They had decided to move home because they felt they were being watched, Peter Gaimster, a family friend told Lewes Crown Court, Sussex.
Billie-Jo Jenkins, 13, was found savagely beaten around the head on the patio of her foster family's home in Hastings, East Sussex, in February last year. Sion Jenkins, 40, her foster father, is accused of her murder, based on forensic evidence such as microscopic blood spots on his clothes. He denies her murder.
Yesterday the court was read Peter Gaimster's statement, taken last year, in which he described a dinner party at the Jenkins' home a week before Billie-Jo's death. At the dinner Sion Jenkins discussed how a prowler might have got around the back of the house and showed Mr Gaimster extra security lighting that had been fitted outside.
The defendant told his friend that his car had been vandalised, the family had received "strange" telephone calls and they had "had enough". They intended to move house. "It was obvious they were worried. They felt sure they were being watched," Mr Gaimster said.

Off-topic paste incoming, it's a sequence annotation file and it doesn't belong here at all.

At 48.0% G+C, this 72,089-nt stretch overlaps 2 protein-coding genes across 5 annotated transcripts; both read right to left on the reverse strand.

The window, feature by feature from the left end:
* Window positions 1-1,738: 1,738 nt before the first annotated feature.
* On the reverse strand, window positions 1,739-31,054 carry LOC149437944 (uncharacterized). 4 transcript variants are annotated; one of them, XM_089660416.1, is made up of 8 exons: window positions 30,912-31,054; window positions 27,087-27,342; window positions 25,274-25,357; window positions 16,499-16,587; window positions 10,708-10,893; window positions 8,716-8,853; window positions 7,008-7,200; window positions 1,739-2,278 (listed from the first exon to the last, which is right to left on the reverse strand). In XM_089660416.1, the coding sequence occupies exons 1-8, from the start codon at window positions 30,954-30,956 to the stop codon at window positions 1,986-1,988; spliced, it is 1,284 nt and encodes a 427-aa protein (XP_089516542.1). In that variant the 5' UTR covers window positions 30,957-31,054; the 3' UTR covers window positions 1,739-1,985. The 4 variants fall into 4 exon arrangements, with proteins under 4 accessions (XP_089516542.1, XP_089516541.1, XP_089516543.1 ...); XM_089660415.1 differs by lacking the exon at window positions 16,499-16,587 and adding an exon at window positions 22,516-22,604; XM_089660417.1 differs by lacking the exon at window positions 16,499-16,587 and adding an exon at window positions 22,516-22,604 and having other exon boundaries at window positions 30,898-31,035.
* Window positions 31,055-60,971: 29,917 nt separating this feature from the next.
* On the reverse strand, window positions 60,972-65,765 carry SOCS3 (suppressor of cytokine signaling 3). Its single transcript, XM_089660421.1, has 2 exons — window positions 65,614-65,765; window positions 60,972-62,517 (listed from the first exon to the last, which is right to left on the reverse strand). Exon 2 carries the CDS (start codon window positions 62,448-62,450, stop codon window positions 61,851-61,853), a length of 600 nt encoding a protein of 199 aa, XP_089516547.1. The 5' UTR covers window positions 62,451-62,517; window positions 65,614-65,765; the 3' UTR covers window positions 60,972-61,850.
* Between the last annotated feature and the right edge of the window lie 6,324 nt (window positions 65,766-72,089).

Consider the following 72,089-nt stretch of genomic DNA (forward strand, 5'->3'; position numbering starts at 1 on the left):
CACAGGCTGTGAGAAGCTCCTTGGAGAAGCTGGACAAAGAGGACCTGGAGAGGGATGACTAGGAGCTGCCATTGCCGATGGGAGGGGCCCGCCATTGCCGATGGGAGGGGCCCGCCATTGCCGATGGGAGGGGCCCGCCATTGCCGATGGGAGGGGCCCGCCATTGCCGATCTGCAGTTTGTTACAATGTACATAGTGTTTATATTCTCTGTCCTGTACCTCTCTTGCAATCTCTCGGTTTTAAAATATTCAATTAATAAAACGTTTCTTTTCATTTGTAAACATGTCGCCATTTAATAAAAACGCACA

Under cross-examination by Anthony Scrivener QC, the court heard Mr Gaimster believed Billie-Jo had done well with the Jenkins family in the five years since she was fostered from her natural family in the East End of London.
Dc Tracey Christmas, a police officer who looked after the family the evening of the killing, said an "odd" incident occurred that night. As Sion Jenkins went to leave the home of a neighbour who was looking after the family, he refused to wear his blue fleece jacket.
"I just felt it was a little odd because I was extremely cold and had been most of the evening," Dc Christmas said.
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